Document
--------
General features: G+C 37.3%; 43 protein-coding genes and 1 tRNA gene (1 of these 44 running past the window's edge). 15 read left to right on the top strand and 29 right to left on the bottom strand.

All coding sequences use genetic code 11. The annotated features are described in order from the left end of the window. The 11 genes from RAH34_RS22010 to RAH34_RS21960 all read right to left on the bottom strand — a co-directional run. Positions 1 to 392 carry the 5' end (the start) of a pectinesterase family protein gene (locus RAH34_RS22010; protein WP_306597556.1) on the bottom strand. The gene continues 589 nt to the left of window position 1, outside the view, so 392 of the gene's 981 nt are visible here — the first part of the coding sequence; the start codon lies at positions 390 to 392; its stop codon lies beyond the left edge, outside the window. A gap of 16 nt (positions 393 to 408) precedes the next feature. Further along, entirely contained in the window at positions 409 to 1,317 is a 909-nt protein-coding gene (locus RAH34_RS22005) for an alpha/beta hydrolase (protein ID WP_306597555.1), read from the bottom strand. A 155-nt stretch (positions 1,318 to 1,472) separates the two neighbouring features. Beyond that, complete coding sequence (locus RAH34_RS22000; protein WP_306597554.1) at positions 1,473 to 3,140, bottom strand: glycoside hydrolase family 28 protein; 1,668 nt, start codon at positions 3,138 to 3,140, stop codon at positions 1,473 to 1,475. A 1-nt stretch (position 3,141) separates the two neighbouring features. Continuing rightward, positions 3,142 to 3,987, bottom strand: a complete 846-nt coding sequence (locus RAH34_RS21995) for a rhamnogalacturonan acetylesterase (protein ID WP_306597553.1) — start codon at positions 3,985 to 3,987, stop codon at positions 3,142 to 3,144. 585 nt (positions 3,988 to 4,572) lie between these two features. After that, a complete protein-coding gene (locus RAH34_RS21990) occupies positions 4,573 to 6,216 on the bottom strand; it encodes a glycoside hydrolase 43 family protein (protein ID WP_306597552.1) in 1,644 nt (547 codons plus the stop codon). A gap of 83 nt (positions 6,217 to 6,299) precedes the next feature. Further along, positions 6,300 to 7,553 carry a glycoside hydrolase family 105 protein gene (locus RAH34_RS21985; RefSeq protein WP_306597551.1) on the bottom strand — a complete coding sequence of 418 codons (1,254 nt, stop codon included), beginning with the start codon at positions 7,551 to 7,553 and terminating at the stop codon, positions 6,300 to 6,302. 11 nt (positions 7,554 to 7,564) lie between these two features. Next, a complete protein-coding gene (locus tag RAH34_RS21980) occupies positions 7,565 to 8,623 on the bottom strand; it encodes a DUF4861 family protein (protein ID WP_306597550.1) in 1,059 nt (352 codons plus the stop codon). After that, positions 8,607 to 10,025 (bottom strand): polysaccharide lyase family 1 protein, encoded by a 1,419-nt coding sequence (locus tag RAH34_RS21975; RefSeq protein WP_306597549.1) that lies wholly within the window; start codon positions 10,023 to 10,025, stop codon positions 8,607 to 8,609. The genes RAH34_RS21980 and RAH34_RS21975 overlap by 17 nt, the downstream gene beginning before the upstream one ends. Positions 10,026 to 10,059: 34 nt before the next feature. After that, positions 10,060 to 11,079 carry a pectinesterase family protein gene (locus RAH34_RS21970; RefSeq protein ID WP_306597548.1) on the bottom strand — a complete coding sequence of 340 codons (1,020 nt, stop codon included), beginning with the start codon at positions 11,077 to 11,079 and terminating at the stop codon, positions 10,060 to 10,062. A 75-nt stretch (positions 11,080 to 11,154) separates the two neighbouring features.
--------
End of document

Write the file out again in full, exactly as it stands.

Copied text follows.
General features: G+C 37.3%; 43 protein-coding genes and 1 tRNA gene (1 of these 44 running past the window's edge). 15 read left to right on the top strand and 29 right to left on the bottom strand.

All coding sequences use genetic code 11. The annotated features are described in order from the left end of the window. The 11 genes from RAH34_RS22010 to RAH34_RS21960 all read right to left on the bottom strand — a co-directional run. Positions 1 to 392 carry the 5' end (the start) of a pectinesterase family protein gene (locus RAH34_RS22010; protein WP_306597556.1) on the bottom strand. The gene continues 589 nt to the left of window position 1, outside the view, so 392 of the gene's 981 nt are visible here — the first part of the coding sequence; the start codon lies at positions 390 to 392; its stop codon lies beyond the left edge, outside the window. A gap of 16 nt (positions 393 to 408) precedes the next feature. Further along, entirely contained in the window at positions 409 to 1,317 is a 909-nt protein-coding gene (locus RAH34_RS22005) for an alpha/beta hydrolase (protein ID WP_306597555.1), read from the bottom strand. A 155-nt stretch (positions 1,318 to 1,472) separates the two neighbouring features. Beyond that, complete coding sequence (locus RAH34_RS22000; protein WP_306597554.1) at positions 1,473 to 3,140, bottom strand: glycoside hydrolase family 28 protein; 1,668 nt, start codon at positions 3,138 to 3,140, stop codon at positions 1,473 to 1,475. A 1-nt stretch (position 3,141) separates the two neighbouring features. Continuing rightward, positions 3,142 to 3,987, bottom strand: a complete 846-nt coding sequence (locus RAH34_RS21995) for a rhamnogalacturonan acetylesterase (protein ID WP_306597553.1) — start codon at positions 3,985 to 3,987, stop codon at positions 3,142 to 3,144. 585 nt (positions 3,988 to 4,572) lie between these two features. After that, a complete protein-coding gene (locus RAH34_RS21990) occupies positions 4,573 to 6,216 on the bottom strand; it encodes a glycoside hydrolase 43 family protein (protein ID WP_306597552.1) in 1,644 nt (547 codons plus the stop codon). A gap of 83 nt (positions 6,217 to 6,299) precedes the next feature. Further along, positions 6,300 to 7,553 carry a glycoside hydrolase family 105 protein gene (locus RAH34_RS21985; RefSeq protein WP_306597551.1) on the bottom strand — a complete coding sequence of 418 codons (1,254 nt, stop codon included), beginning with the start codon at positions 7,551 to 7,553 and terminating at the stop codon, positions 6,300 to 6,302. 11 nt (positions 7,554 to 7,564) lie between these two features. Next, a complete protein-coding gene (locus tag RAH34_RS21980) occupies positions 7,565 to 8,623 on the bottom strand; it encodes a DUF4861 family protein (protein ID WP_306597550.1) in 1,059 nt (352 codons plus the stop codon). After that, positions 8,607 to 10,025 (bottom strand): polysaccharide lyase family 1 protein, encoded by a 1,419-nt coding sequence (locus tag RAH34_RS21975; RefSeq protein WP_306597549.1) that lies wholly within the window; start codon positions 10,023 to 10,025, stop codon positions 8,607 to 8,609. The genes RAH34_RS21980 and RAH34_RS21975 overlap by 17 nt, the downstream gene beginning before the upstream one ends. Positions 10,026 to 10,059: 34 nt before the next feature. After that, positions 10,060 to 11,079 carry a pectinesterase family protein gene (locus RAH34_RS21970; RefSeq protein ID WP_306597548.1) on the bottom strand — a complete coding sequence of 340 codons (1,020 nt, stop codon included), beginning with the start codon at positions 11,077 to 11,079 and terminating at the stop codon, positions 10,060 to 10,062. A 75-nt stretch (positions 11,080 to 11,154) separates the two neighbouring features.